Working with User Controls in Web Forms Applications





Working with User Controls in Web Forms Applications

When you're interested in reusing a piece of user-interface functionality in an ASP.NET application, but you don't want to expose yourself to the full brunt of a precompiled server control, you can create a user control. User controls are simple to build in ASP.NET script and don't require the precompilation that server controls do.

To create a user control, you typically start with a basic HTML representation of the user interface you want. This is a convenient feature of user controls. It means you can use whatever HTML editing control you're most comfortable with to do the lion's share of control development.

For example, suppose you're building an information portal application in which search functionality is a key feature. You want to have a Search dialog box on every page of your application. To implement this, you can create a Search dialog box user control. The HTML representation of the control is shown in Listing 9.1.

Listing 9.1 Initial HTML Representation of the Search Dialog Box User Control
<table width="250" border="0" cellpadding="3" cellspacing="0">
  <tr>
    <td bgcolor="#000066"><font color="#FFFFFF">Search</font></td>
  </tr>
  <tr>
  <td align="center" bgcolor="#CCCCCC" height='75px'>
    <table width="98%" border="0">
        <tr>
          <td>Text:</td>
          <td>
            <input type="text" name="textfield">
          </td>
          <td>
            <input type="submit" name="Submit" value="Go">
          </td>
        </tr>
      </table>
    </td>
  </tr>
</table>

You should notice a few important things about the HTML representation of this user control. First, notice that the HTML header tags (things such as <HTML>, <HEAD>, and <BODY>) are missing. This is the case because this control is intended to be the component of an existing page, not a page that stands alone. You should not include these tags when building a user control.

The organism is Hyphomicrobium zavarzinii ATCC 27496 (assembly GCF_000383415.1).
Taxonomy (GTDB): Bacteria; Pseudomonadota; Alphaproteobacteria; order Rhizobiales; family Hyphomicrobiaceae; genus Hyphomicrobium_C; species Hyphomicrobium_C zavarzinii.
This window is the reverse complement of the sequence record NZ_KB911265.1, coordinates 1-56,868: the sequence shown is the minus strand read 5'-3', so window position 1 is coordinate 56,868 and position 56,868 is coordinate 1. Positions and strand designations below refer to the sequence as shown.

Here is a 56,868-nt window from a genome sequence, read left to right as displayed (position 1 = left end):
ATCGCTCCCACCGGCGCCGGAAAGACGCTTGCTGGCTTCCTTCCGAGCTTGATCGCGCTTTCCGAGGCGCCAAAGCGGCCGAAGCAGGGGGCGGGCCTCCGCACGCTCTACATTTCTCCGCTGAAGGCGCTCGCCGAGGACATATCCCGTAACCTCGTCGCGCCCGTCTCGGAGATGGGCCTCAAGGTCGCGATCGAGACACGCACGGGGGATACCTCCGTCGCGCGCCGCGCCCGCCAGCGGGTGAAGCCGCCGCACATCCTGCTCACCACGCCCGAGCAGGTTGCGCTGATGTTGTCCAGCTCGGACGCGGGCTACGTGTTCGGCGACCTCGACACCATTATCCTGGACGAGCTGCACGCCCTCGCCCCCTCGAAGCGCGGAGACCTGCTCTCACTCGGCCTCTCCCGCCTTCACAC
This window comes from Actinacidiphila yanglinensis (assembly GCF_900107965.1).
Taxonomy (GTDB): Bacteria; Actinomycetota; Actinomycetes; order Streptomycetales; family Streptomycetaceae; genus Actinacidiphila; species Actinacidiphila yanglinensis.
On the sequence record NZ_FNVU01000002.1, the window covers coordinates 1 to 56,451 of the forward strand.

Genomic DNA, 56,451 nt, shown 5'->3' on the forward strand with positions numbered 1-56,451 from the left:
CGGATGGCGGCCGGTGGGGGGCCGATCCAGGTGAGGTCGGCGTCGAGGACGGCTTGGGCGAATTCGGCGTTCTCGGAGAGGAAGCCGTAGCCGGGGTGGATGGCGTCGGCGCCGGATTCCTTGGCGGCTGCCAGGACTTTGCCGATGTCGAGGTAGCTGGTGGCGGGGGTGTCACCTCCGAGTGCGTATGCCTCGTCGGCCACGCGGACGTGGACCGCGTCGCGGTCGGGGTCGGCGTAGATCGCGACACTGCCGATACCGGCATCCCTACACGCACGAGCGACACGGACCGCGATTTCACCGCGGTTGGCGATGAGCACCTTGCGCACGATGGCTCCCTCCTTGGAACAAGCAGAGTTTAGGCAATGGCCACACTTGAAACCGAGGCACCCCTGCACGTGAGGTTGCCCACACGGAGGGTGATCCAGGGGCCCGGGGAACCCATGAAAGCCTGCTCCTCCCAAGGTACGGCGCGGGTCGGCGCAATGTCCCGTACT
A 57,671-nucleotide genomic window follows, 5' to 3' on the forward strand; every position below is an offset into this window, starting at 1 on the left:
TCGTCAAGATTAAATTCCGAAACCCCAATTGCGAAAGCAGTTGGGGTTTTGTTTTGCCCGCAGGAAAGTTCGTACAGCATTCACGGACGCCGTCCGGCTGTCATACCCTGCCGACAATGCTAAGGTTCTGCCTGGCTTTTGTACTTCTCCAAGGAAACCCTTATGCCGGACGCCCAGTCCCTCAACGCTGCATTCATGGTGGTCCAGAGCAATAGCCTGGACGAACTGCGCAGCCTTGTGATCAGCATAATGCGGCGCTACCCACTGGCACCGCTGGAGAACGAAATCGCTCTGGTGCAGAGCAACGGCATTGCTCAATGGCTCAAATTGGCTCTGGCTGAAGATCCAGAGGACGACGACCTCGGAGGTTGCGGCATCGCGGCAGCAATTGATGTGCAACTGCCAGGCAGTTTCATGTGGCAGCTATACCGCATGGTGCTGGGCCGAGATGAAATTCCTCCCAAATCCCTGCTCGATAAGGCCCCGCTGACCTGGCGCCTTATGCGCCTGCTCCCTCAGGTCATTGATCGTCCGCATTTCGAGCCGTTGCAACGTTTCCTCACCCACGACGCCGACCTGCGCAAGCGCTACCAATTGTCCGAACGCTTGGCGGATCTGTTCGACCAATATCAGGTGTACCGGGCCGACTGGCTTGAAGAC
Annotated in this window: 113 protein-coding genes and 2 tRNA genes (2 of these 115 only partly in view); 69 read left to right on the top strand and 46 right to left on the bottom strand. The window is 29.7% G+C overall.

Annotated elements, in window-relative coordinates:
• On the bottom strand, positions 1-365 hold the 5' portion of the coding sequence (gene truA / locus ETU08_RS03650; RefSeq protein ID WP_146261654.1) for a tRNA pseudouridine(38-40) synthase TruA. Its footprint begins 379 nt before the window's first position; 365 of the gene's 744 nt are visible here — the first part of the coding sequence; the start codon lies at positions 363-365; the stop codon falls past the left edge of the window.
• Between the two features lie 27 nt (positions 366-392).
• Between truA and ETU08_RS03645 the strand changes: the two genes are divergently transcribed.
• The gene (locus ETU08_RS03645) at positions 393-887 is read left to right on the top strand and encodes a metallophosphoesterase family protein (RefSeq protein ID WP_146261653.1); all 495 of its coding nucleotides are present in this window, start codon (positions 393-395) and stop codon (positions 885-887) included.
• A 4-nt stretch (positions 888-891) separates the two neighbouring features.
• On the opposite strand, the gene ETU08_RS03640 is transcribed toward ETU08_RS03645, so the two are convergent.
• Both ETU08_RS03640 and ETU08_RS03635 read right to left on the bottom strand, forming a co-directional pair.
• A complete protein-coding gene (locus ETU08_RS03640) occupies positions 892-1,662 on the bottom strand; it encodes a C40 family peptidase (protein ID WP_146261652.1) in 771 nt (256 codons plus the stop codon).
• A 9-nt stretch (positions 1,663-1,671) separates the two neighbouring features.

Next, notice that although this HTML contains form elements such as a text box and button, it does not contain an actual <FORM> tag. This is because the containing page is where the form tag should reside; form tags don't belong in user controls themselves.

Finally, user controls are always saved using the .ascx file extension. Giving your controls an .ascx extension easily identifies the code as a user control and prevents the Web server from serving up the file. You can verify this by attempting to navigate to a file with an .ascx extension—the server will refuse to send it directly in the browser. Rather than navigating to them directly, user controls will be rendered only in the context of a hosting page, as we'll demonstrate later in this chapter.